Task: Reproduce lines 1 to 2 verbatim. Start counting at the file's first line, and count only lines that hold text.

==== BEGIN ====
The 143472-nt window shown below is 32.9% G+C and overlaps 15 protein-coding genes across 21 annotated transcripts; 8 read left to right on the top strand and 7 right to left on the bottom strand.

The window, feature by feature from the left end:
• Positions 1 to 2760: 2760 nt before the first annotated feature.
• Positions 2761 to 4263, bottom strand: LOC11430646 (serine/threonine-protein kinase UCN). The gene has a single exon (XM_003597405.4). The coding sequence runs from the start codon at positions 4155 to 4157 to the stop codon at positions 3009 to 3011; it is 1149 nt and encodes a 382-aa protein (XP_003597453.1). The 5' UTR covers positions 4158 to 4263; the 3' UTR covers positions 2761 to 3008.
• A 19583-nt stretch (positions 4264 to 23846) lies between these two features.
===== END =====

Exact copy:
The 143472-nt window shown below is 32.9% G+C and overlaps 15 protein-coding genes across 21 annotated transcripts; 8 read left to right on the top strand and 7 right to left on the bottom strand.

The window, feature by feature from the left end: